This book is the fourth of a series, and as usual with series, follows about a character or a set of characters. Isabel Dalhousie is the protagonist of this one. She is very interesting: philosopher, editor of The Review of Applied Ethics
, unmarried mother of a boy whose father is her niece Cat's ex-boyfriend and fourteen years her junior. Isabel keeps on a running monologue in her head which the reader is privy to: this is the main charm of the novel.
This novel, though standalone, presumably picks up from where it left off last time and moves its serene way forward. There are no earthshaking events, no moments of truth which allows characters to grow beyond their humdrum existence; these are your friends next door whose adventures are limited to the marriage of a cousin, the birth of a nephew or that long-awaited trip to Europe. Important things happen to Isabel, of course. She almost loses her editorship before she turns the table smartly on her opponents; she makes up with her estranged niece; and solves a relatively lukewarm mystery of a long-dead painter. All very interesting, however, but nothing very remarkable. Other than Alexander McCall Smith's prose, that is.
Speaking as a man who loves the music of language for its own sake, reading this book was sheer pleasure. Alexander McCall Smith writes really beautiful English, from an era when stories were usually not peppered with (to borrow from Wodehouse)"words most often heard in a lower type of bar." See a sample below, where he is talking about a painting collection put up for auction:This collection had been put together by a businessman who had done well with a small oil company and had attracted attention by his colourful, and tactless, remarks. The oil wells were on the shores of the Caspian, in one of those republics that people are not quite sure about-where it is and who runs it-and had suddenly dried up. There had been mutterings about geological reports and manipulations at the other end, and the share price had plummeted. The sale of the Colourists was the result, along with the sale of a Highland sporting estate and a small fleet of expensive vintage cars. Of course people were sympathetic, but secretly delighted, as they are whenever those who boast of their wealth take a tumble.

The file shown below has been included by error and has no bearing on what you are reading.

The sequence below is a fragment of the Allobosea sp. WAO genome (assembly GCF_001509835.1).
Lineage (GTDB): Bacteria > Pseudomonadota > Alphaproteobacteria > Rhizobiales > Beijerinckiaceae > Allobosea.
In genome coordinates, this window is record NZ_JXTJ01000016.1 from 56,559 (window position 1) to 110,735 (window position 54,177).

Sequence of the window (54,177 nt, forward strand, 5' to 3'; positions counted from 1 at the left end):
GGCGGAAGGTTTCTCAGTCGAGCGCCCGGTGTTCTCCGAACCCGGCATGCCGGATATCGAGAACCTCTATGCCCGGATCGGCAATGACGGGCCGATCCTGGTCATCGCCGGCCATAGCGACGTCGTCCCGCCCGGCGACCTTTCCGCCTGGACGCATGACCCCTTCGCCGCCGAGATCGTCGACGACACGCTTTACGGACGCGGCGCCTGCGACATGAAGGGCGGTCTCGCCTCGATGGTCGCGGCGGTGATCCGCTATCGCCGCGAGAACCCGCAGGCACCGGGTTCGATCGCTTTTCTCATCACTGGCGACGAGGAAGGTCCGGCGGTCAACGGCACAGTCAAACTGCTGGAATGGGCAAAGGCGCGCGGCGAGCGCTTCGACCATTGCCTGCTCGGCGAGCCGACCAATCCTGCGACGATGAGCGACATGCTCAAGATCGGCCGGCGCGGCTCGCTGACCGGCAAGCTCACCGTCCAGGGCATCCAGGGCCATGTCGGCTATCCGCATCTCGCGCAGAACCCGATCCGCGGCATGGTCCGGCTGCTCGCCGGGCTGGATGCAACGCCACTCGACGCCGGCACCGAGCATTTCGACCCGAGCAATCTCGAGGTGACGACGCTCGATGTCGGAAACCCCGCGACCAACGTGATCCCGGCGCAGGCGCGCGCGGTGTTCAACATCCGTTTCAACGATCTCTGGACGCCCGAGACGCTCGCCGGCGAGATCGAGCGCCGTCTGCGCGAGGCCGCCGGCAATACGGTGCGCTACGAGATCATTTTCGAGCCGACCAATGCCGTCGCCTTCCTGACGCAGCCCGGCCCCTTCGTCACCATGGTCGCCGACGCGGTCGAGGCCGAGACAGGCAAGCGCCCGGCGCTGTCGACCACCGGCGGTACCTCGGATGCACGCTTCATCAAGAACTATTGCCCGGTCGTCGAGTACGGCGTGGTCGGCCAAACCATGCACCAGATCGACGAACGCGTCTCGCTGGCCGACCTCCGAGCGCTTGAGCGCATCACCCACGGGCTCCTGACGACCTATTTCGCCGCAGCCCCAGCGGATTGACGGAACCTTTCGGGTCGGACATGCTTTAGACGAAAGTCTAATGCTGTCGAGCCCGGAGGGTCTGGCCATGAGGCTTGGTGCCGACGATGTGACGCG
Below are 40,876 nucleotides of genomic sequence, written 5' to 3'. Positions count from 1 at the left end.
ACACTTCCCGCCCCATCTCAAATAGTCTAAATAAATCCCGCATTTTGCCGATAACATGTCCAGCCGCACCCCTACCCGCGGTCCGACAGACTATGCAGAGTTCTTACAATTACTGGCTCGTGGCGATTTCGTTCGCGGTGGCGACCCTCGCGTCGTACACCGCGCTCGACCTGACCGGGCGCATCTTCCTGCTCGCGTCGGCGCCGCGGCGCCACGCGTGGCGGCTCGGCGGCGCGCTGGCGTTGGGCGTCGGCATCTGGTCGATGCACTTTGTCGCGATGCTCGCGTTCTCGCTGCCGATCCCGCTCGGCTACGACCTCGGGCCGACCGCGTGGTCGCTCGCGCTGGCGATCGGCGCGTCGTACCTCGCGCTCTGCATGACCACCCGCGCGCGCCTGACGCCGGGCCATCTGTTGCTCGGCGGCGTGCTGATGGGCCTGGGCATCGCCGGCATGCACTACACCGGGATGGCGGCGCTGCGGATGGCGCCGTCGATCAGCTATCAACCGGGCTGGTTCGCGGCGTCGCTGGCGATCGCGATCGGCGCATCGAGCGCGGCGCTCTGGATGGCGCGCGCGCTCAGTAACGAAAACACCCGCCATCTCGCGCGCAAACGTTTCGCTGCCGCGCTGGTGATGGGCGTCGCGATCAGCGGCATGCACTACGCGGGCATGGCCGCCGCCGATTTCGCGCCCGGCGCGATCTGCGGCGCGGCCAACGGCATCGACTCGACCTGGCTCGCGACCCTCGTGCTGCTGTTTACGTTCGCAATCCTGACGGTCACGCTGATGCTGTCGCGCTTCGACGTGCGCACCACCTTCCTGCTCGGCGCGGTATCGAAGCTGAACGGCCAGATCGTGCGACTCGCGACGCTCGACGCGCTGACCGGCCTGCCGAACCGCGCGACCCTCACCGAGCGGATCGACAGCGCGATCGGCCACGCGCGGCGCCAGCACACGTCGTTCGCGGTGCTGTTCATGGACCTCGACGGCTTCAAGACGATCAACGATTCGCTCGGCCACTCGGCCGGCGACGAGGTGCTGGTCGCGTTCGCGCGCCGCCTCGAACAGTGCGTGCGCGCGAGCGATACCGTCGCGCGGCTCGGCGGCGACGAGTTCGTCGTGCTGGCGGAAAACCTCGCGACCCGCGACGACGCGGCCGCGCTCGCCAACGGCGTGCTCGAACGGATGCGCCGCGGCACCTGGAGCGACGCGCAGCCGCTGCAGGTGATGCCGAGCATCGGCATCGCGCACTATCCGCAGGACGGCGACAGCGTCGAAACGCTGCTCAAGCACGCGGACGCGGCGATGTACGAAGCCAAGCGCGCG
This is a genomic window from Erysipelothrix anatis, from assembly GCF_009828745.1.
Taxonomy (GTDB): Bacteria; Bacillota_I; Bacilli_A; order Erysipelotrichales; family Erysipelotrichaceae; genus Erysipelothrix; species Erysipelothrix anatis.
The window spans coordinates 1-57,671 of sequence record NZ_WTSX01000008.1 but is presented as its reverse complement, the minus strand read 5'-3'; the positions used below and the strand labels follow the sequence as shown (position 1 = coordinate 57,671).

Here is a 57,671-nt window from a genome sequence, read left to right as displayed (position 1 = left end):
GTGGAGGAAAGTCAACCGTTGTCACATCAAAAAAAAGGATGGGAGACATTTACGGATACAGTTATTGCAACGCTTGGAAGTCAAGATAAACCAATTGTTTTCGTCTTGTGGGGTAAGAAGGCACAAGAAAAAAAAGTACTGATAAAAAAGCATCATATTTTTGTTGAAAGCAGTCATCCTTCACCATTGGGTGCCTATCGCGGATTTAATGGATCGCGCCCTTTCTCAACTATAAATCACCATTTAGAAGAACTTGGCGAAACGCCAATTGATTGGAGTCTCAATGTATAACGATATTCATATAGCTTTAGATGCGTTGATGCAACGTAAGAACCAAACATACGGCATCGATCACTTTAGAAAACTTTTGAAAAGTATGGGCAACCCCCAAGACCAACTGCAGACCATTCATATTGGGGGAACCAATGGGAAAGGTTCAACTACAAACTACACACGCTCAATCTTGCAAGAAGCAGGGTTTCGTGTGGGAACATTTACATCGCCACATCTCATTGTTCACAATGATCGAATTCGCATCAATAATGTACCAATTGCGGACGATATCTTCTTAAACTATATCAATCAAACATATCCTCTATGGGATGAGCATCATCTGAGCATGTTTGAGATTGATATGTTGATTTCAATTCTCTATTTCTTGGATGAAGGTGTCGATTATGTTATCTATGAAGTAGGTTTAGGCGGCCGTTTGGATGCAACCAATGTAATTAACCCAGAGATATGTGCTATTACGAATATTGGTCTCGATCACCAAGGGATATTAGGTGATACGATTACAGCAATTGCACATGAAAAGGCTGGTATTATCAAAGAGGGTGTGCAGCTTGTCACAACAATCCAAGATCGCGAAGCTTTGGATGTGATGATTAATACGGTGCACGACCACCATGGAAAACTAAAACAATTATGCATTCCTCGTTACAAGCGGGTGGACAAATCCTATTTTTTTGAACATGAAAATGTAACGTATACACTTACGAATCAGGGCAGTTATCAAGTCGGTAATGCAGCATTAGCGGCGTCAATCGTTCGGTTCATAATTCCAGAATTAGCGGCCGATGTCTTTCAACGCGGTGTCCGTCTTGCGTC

See how a few deft strokes, humorous, empathetic, and mildly sarcastic paints a picture in the mind of the reader.
The only thing that was a mild source of irritation was the frequent POV shift between Isabel and Jamie, her boyfriend. However, in the midst of such writing, such minor drawbacks can be excused.
The verdict? Not your Nobel-winning tome, but something to curl up with a glass of Scotch at the end of a tiring day.